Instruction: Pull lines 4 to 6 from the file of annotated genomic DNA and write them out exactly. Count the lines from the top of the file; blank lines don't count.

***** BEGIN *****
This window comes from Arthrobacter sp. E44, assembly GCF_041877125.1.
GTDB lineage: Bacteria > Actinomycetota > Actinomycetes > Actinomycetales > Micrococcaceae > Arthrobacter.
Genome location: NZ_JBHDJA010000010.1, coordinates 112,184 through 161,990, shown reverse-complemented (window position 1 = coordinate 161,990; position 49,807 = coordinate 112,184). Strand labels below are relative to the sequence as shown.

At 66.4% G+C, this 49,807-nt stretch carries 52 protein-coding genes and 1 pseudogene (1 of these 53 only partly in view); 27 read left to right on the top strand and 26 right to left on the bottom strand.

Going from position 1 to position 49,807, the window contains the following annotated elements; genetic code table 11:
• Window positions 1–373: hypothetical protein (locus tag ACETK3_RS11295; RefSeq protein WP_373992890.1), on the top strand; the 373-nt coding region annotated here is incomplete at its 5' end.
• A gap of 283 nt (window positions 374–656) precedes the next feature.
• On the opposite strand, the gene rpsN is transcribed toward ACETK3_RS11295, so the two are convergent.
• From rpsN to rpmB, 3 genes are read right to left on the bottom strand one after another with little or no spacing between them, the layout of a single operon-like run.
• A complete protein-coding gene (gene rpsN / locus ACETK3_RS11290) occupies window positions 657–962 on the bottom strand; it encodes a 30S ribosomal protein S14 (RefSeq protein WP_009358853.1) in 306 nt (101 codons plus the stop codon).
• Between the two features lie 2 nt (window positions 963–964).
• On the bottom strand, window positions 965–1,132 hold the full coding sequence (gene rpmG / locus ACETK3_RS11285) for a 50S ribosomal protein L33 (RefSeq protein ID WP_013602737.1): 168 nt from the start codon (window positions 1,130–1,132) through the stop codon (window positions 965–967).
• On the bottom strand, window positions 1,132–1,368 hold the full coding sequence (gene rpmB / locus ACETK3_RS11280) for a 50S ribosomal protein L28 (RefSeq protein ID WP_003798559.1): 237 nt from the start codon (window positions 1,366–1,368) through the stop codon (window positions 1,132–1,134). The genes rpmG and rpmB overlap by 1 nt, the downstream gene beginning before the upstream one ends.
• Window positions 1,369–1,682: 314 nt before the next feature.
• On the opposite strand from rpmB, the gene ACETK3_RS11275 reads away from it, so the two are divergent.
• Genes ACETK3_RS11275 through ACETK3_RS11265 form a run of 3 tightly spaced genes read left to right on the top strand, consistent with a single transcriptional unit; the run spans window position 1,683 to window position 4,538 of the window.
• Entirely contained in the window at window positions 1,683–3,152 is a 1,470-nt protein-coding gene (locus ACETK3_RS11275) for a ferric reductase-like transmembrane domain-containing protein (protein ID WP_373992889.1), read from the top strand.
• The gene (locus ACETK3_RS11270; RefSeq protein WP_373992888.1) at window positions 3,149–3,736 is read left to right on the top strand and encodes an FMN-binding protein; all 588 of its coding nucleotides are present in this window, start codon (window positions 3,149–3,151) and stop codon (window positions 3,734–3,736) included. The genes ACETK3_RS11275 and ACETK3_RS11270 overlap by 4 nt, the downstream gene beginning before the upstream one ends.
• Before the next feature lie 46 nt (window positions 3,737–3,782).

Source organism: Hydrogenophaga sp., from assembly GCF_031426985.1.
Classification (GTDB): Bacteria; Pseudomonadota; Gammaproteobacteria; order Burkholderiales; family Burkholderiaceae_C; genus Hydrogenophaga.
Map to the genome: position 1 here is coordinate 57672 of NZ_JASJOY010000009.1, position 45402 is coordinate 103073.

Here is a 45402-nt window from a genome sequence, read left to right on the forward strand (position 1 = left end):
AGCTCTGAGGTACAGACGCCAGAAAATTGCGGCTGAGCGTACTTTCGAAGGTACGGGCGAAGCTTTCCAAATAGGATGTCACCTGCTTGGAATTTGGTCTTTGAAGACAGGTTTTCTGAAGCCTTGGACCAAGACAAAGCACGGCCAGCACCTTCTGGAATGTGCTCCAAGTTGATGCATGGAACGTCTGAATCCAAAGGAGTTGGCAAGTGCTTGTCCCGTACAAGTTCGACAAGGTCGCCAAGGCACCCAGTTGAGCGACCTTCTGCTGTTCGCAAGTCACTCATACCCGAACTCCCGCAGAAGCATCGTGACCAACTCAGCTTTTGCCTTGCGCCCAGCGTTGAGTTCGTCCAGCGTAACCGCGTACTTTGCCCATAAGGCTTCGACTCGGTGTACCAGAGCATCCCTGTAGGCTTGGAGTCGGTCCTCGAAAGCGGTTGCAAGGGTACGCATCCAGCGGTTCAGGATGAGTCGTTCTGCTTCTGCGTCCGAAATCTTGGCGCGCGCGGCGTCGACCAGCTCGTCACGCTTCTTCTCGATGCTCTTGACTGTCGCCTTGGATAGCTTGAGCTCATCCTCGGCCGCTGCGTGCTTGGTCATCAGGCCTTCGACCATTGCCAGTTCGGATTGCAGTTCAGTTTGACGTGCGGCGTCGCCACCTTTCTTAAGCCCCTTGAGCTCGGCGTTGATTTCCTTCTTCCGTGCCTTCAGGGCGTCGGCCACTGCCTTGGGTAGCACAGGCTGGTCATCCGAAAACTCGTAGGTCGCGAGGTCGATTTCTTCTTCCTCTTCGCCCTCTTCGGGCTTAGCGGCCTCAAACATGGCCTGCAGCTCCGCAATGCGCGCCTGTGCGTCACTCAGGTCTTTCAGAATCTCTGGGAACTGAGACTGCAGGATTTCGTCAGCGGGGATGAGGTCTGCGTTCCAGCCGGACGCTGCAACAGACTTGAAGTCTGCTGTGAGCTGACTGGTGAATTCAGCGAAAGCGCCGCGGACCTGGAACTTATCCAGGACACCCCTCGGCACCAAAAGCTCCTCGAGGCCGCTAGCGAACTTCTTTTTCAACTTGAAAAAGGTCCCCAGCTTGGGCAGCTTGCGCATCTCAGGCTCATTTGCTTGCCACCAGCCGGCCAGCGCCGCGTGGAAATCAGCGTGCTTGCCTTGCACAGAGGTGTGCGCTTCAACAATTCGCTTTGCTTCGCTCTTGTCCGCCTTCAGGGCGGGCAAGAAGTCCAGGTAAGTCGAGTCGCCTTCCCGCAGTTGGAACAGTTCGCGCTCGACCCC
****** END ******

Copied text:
At 66.4% G+C, this 49,807-nt stretch carries 52 protein-coding genes and 1 pseudogene (1 of these 53 only partly in view); 27 read left to right on the top strand and 26 right to left on the bottom strand.

Going from position 1 to position 49,807, the window contains the following annotated elements; genetic code table 11:
• Window positions 1–373: hypothetical protein (locus tag ACETK3_RS11295; RefSeq protein WP_373992890.1), on the top strand; the 373-nt coding region annotated here is incomplete at its 5' end.